Catherine and Graham summered up with flower crowns

We had a really wonderful time at our first Swedish midsommar. Our buddy Camilla very kindly invited us along with her family to celebrate with them. Thanks Camilla!

Camilla and I in her mom's garden

We started out at a midsummer pole raising at Camilla’s mamma’s cottage community, södrakoloni. A koloniträdgÃ¥rd gets translated to “allotment garden” in English; it is like a community garden with really big garden patches intended to give city folks a taste of country life, a place to grow some veggies, and a place to relax in the summer with the kids.   They vary in size and often have little shed or even a cottage (“stugan”).  Camilla’s mamma’s was really quite luxurious with a kitchen, living room, and bedroom with a charmingly cozy and typically Swedish atmosphere.  We enjoyed some strawberry cakes and sunshine, it was a perfect summer afternoon.

The charming koloni stugan

The midsommar pole is a great tradition, and the central square of the koloni had some lotteries, “fish for prizes”, food vendors, and a great big flower-and-leaf covered pole.  There was a dance leader who encouraged everyone to come out and sing the traditional songs and dances.  Mostly it is kids, but I joined as a big kid in and it was fun.  I think this may translate to “pole dancing” but I had to stop myself from saying it because that really means something different and I did NOT spend the weekend pole dancing.

The 'fish for prizes' booth

The next stage was a garden party with Camilla´s friends Britt-Marie and Rikard.  We had not met their family before that day, but they were very warm and welcoming and we felt really lucky to be a part of their midsommar celebrations.  We were really charmed by their daughters Stina and Ella, who showed use their pet rabbits, and their baby son Victor who sneezed and giggled and grabbed for my earrings (cute!).

Me holding Victor. By then I had taken my earrings off.

They had another midsommar pole at their house, but we got to help decorate this one with branches and flowers, then danced around it singing songs again.  (Graham even joined in this time).

Making flower crowns and decorating the midsommar pole
Making hanging rings for the midsommar pole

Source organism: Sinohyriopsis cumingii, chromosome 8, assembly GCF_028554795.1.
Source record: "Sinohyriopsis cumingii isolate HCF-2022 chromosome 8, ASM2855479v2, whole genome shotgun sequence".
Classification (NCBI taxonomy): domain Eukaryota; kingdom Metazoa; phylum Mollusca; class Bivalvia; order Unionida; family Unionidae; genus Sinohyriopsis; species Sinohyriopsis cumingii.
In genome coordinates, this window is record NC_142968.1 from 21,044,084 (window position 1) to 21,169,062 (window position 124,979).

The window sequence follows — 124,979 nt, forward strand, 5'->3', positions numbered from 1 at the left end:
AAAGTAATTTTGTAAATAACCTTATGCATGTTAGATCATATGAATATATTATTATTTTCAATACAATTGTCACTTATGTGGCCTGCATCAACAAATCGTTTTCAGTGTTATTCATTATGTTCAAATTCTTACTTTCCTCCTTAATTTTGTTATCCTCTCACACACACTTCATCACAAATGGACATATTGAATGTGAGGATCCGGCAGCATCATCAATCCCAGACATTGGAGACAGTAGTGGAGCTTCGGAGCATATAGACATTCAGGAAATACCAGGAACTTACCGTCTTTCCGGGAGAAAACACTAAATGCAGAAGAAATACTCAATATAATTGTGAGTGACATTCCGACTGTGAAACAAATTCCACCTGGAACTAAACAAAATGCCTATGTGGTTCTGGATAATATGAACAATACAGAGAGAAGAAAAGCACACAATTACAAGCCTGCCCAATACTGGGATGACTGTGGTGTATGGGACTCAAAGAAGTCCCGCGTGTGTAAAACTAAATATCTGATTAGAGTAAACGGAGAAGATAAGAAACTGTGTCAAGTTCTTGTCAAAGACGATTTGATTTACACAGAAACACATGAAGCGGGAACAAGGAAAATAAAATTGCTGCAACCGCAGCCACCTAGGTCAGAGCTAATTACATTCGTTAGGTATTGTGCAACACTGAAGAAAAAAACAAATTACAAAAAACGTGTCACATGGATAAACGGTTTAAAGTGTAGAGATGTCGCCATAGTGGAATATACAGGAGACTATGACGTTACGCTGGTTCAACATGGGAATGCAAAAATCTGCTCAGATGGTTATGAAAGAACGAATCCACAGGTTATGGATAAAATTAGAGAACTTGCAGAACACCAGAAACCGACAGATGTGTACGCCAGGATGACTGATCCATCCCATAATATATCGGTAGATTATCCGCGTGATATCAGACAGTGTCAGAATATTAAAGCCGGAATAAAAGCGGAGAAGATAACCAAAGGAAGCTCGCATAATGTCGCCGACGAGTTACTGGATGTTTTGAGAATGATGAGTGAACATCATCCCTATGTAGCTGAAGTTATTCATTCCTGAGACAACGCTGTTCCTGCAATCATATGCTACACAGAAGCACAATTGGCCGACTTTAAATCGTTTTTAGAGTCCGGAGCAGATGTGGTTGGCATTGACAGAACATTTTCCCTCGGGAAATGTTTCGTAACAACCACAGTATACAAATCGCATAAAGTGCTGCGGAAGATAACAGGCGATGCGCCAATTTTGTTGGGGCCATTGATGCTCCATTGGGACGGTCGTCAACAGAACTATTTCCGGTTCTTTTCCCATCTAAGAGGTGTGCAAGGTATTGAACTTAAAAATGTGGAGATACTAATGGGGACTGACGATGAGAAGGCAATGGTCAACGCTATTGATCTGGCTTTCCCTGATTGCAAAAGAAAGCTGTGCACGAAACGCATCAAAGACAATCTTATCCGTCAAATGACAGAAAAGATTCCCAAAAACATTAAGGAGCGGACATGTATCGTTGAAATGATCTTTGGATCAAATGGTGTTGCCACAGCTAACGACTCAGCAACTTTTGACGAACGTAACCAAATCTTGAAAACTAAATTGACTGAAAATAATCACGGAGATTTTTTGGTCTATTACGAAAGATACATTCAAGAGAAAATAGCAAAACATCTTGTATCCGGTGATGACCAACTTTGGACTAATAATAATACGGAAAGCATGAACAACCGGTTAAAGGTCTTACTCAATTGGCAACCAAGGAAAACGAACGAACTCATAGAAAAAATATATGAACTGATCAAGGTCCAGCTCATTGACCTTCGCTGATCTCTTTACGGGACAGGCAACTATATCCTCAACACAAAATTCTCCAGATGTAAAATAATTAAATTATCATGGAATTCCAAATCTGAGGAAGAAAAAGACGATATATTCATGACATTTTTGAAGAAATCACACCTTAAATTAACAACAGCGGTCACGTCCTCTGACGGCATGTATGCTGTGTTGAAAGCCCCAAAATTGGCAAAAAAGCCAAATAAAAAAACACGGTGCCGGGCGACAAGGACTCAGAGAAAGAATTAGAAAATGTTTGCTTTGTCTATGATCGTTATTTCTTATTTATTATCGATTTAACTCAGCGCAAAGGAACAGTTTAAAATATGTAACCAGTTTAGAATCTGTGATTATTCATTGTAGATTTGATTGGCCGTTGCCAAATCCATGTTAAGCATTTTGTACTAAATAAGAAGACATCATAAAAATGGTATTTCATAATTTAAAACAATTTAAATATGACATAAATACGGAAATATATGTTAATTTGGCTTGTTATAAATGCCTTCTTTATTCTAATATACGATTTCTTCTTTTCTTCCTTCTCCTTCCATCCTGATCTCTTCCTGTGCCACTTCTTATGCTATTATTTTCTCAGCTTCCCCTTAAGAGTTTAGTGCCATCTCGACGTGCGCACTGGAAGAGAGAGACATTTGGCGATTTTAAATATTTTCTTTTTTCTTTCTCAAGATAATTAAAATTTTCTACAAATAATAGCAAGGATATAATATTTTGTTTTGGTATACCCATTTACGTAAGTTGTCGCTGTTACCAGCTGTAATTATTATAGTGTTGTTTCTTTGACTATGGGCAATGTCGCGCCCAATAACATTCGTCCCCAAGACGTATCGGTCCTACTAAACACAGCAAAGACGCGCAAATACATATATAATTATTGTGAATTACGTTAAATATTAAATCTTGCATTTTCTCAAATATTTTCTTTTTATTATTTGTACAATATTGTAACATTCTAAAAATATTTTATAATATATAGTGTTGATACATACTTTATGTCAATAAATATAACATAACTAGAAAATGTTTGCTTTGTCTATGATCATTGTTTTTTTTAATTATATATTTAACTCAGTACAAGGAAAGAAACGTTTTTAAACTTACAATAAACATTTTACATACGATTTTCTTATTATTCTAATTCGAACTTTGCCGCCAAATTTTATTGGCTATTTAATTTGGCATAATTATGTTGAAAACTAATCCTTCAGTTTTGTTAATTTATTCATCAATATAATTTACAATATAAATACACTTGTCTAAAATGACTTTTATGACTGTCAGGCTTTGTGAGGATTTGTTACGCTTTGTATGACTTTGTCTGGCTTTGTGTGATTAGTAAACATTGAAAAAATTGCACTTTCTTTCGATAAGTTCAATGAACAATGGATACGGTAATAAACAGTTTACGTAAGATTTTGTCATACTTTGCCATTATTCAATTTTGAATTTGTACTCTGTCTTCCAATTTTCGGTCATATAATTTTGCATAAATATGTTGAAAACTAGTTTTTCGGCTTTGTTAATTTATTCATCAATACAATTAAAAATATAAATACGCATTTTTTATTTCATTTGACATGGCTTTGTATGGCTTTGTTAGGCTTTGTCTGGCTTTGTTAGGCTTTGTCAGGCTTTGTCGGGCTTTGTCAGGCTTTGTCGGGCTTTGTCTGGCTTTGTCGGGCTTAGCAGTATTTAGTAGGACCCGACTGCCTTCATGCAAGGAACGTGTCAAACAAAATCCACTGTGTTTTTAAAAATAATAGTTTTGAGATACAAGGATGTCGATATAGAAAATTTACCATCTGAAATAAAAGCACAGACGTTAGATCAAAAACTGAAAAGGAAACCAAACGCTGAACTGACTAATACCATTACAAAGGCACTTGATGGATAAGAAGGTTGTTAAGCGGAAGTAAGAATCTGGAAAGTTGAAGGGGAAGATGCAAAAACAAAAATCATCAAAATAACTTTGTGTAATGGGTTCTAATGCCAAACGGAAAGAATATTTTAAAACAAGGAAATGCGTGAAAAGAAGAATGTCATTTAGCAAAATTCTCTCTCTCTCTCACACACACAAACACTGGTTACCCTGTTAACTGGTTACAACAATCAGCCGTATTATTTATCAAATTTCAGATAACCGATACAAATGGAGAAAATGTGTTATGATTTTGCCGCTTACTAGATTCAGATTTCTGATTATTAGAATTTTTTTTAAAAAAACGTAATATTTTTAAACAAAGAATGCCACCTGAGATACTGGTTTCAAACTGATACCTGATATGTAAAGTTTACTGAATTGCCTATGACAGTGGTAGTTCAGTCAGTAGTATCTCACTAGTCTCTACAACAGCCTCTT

Making hanging rings for the midsommar pole

Putting up the midsommar pole
The final product

Then we set in on a great multi-course buffet: salads of all types, pickled herring with sour cream and chives,  cheese pie and a herring salad pie.   All served with plenty of snaps… Awesome!  Then we had a grill course cooked over the bbq, more potatoes, and more salads.  Then we had a cake buffet, with three different tasty cakes (including a very lovely one made by Jennie and Richard).  Full, but this was spread over several hours as the sun inched towards the horizon so it seemed to make sense.  The sun officially set but it never really got dark, and everyone seemed pretty alert into the evening even with the abundant liquor and snacks.

The horizon at midnight. This is the least light we had all night; after this, the sun started coming up again.

We came back to Gävle with Jennie and Richard in Camilla´s car (Thanks again Camilla!) and then biked home as the sun rose.  That makes it sound later than it was, keep in mind the sun starts coming up at 3AM!  We spent the next morning sleeping in a recovering, the sign of a great Swedish midsommar!


  1. Hi Catherine,
    I went to the Scandinavian mid-summer festival in Burnaby a few weeks ago. It was really cool – there was even a viking village! IKEA provided viking “helmets” and there were lots of arts and crafts to see. Unfortunately I missed the pole decorating and dancing but didn’t miss the awesome waffle and strawberry sauce they were selling in one of the tents. Do you know why there are 2 rings on the mid-summer pole? I’m looking forward to the getting out there in the fall…

    🙂 Andrea

  2. I love absolutely everything about this post. Maybe the best part is seeing you two (okay, especially Graham) in flower/leaf crowns. That’s pretty great.

    And it seems perfectly natural that Catherine would participate with the kids – why do adults shake off all the fun stuff? I bet you showed them how to make even better, more creative, prettier rings for the midsommarpole.

    That scene of the sunset (at midnight?) was lovely, and picturing the two of you biking home in the sunrise? Very Euro. And i am thrilled for you that you have such a warm collection of friends there. That is surely a tribute to the lovely people YOU are as well. Happy Summer to you!

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